It’s true that the Levitical concept of impurity is drastically modified in the New Testament. Call not unclean, and so on. And Christ himself said that it is not what we ingest that makes us unclean. But those verses don’t stop there. What makes us unclean, Christ says, is what goes out of our mouths. That’s a much different proposition from saying that human beings can become guilty through transgression but never unclean. We should not regard any other person as unclean, but apparently a sense of ritual uncleanness is still supposed to be a part of the human experience, even if the impurity lies in the observer’s perspective rather than in the thing itself. Can we develop a sense of guilt for committing sin without first having a concept of ritual purity? Rather than a defective response to wrong acts, a sense of ritual impurity might be a precursor to an adult sense of guilt and a mature understanding that the fault lies not in the Maxwell House, but in ourselves.
Even if you reject ritual impurity as a necessary step in developing a full understanding of sin and guilt, it seems to me that a concept of ritual uncleanness is still essential to the Mormon concept of sacredness. For us, the sacredness of the temple is the mirror image of ritual impurity: in the temple, a very few objects and behaviors are appropriate, while the rest are out of place. With ritual impurity, all things are acceptable except those that are not proscribed. Although most questions in the temple recommend interview are phrased in terms of sin and repentance, the final question asks whether we consider ourselves worthy to enter the temple. To what extent is “temple worthy” synonymous with ritual purity? How is it different?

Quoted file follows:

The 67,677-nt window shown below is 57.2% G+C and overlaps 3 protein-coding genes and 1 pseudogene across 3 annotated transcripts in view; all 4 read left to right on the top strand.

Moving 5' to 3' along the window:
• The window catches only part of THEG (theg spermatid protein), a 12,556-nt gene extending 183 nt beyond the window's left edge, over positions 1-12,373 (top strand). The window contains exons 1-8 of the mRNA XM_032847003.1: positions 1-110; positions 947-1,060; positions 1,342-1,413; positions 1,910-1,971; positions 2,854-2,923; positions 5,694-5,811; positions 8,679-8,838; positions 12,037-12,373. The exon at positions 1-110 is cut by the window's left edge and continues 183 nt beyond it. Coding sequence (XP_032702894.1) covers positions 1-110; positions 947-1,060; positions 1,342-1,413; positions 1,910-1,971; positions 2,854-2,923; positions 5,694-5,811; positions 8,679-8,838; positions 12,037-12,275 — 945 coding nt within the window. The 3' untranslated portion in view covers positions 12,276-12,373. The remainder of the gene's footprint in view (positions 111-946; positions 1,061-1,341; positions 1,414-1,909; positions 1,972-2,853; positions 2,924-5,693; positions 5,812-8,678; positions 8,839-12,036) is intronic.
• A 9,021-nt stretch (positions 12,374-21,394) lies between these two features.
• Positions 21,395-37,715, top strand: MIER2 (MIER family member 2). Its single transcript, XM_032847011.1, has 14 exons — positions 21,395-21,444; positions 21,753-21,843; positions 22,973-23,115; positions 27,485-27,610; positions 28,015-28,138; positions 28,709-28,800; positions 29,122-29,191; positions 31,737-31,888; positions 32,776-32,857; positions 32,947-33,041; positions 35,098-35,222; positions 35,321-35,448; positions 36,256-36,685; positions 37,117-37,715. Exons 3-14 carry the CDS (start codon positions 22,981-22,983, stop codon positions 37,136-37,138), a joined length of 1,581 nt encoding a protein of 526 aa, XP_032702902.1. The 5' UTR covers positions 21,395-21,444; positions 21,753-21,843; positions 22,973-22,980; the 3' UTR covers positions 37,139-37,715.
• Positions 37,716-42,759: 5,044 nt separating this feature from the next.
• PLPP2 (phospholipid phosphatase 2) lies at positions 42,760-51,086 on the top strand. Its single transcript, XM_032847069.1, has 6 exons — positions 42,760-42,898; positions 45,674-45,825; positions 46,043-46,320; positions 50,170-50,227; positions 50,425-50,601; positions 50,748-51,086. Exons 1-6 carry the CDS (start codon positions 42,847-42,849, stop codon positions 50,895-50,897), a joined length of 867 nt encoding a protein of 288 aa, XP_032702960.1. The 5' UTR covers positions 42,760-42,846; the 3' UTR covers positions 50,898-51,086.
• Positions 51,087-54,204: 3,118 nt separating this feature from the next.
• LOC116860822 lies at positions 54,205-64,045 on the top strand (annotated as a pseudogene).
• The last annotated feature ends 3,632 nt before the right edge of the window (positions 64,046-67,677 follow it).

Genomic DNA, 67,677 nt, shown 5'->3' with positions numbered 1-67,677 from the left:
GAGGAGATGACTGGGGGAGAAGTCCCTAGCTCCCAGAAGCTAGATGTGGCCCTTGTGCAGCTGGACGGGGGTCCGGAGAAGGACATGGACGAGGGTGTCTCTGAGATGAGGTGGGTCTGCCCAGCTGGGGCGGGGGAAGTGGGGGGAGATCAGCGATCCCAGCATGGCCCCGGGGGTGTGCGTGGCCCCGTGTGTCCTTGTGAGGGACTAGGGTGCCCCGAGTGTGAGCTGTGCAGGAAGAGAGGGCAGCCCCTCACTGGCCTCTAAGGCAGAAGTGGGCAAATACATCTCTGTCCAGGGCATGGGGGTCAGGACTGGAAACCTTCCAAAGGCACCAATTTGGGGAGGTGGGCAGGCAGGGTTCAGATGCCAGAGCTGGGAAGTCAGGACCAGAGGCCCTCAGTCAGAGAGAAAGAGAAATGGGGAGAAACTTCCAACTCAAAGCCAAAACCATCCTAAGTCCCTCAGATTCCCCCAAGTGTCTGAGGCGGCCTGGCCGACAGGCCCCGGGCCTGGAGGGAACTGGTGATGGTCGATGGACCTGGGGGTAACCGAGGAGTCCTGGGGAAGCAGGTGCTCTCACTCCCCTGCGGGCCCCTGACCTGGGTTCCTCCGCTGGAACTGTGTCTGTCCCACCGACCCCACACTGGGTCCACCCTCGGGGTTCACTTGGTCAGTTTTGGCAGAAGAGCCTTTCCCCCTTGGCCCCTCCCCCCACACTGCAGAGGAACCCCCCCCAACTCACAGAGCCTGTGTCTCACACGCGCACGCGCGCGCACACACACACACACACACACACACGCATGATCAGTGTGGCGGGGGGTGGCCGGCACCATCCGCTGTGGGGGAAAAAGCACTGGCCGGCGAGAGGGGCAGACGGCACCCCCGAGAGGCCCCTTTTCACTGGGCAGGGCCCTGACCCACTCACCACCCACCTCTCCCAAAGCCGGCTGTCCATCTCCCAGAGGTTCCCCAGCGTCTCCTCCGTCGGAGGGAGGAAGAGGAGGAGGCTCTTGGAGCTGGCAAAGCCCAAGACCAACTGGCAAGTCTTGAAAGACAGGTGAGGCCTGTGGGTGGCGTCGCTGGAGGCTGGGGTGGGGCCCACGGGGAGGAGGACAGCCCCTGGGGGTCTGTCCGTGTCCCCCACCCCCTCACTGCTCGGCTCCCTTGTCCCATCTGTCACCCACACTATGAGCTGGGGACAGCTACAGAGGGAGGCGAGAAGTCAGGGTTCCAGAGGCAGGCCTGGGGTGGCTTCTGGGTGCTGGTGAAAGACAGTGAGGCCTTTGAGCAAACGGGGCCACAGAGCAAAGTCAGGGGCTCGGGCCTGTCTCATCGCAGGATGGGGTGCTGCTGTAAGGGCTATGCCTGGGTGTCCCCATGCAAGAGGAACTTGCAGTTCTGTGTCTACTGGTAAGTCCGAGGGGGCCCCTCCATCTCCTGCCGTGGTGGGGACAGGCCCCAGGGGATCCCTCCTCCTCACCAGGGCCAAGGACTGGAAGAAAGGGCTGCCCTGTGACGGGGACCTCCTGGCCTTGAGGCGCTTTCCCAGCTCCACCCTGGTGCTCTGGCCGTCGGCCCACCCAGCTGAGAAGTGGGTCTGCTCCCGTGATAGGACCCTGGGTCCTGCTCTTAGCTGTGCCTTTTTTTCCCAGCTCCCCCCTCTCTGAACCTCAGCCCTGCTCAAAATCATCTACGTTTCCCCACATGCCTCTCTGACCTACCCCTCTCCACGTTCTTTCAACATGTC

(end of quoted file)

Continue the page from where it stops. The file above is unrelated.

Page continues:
It will no doubt have already occurred to you that the language of ritual impurity is also frequently found in the context of sexual morality (pure thoughts, dirty jokes, morally clean). Is this language purely metaphorical? Does pornography make you unclean? Leviticus has a lot to say about the uncleanness of bodily emissions associated with reproductive function, but modern scripture does not single out sexual sin as the source of uncleanness above other sins, as far as I can tell. That is, some sins are clearly more grievous than others, but on what basis are some more unclean? Despite this, sexual sins are the ones most commonly referred to in terms of dirtiness, filthiness, impurity.